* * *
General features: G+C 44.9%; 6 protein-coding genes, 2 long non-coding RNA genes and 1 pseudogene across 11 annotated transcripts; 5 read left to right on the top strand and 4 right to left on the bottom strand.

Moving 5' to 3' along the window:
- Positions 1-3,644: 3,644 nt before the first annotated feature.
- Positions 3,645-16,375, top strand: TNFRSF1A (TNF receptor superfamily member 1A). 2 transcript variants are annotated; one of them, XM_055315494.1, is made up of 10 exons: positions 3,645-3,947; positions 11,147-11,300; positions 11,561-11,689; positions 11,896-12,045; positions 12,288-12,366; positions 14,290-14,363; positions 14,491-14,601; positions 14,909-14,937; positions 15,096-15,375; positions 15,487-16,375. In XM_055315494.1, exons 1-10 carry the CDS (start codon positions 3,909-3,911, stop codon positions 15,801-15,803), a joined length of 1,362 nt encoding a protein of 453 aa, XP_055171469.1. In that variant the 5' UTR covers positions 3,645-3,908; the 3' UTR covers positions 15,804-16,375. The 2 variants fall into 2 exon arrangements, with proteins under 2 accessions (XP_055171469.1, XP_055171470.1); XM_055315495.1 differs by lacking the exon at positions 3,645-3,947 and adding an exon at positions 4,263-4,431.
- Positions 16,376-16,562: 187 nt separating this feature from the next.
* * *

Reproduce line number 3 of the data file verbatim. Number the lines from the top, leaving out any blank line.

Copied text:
- Positions 1-3,644: 3,644 nt before the first annotated feature.